Thiruvananthapuram, Jan. 24
THE first phase of the proposed Vizhinjam international container transhipment terminal project will go on stream in 2010.
The project, envisaged at a total cost of Rs 4,360 crore, is slated to be completed in three phases. The first phase, estimated to cost Rs 1,850 crore, is designed to handle containers of the order of 1.1 million TEUs a year, the Minister of Ports, Mr M.V. Raghavan, said here on Tuesday.
It may be recalled that the State Cabinet had approved the tender submitted by a consortium, comprising two Chinese companies - Kaidi Electric Power Company and China Harbour Engineering Company - and the Mumbai-based Zoom Developers, for taking up the development of the project on build-operate-transfer (BOT) basis.
The Minister said the BOT agreement would be for a period of 30 years after which the terminal would be fully under the control of the State Government. The BOT period would start from the date of commissioning of the first phase.
The second and third phases of expansion would cost Rs 990 crore and Rs 1,520 crore, respectively. When fully commissioned, the terminal will have a capacity to handle containers to the tune of 4.1 million TEUs a year.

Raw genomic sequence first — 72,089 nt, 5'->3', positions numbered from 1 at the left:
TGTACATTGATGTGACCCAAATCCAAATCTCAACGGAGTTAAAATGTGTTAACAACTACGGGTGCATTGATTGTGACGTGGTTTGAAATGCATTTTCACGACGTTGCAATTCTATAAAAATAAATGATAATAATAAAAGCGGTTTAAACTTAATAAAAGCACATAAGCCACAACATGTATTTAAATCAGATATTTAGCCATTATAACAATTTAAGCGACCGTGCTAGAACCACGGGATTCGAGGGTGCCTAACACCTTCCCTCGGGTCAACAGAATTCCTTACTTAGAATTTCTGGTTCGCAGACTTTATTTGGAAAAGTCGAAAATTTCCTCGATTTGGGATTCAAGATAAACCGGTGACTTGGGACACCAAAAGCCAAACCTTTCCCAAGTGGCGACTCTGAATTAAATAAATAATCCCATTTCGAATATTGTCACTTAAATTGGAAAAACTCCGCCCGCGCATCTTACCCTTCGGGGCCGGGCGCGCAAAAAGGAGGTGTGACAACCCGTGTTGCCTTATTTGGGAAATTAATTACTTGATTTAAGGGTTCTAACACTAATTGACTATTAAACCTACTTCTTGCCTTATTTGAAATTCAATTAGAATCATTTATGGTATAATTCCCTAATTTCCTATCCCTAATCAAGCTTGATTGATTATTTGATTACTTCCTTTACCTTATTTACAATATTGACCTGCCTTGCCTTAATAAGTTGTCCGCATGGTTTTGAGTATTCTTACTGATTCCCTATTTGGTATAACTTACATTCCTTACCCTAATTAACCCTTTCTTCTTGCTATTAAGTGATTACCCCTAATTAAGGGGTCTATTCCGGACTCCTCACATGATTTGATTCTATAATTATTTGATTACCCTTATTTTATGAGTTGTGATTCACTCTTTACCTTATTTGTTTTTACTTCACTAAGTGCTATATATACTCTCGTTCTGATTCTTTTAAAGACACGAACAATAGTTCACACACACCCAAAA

Mr Raghavan said the international shipping route is just 10 nautical miles away from Vizhinjam. Besides, the site has a natural draught of more than 20 metres, which will enable the next-generation "mega container" vessels to make use of the terminal.
In the initial phase, the terminal will have the capacity to handle container vessels of 8,000 TEUs. In the subsequent phases, the capacity of the terminal will be augmented to handle vessels of 10,000-12,000 TEUs.
The Minister said the Government would spend Rs 80 crore for creating basic infrastructure such as road, rail, water supply and electricity. The project as such does not require any land acquisition, nor will it affect the existing fishing harbour or the fishing activities in the region.
The creation of a special economic zone and logistics corridors has also been planned as part of the development of the container terminal. Apart from container transhipment, the terminal will able to handle cargo ships as also huge luxury vessels.
Mr Raghavan noted that the Vizhinjam and Vallarpadam container terminals in Kochi, when materialised, would help accelerate the economic development of the country.
As of now, as much as 70 per cent of the country's container transhipment requirements are met by Colombo, Singapore, Dubai and Al Salah ports, resulting in a loss of around Rs 1,000 crore on account of higher import costs.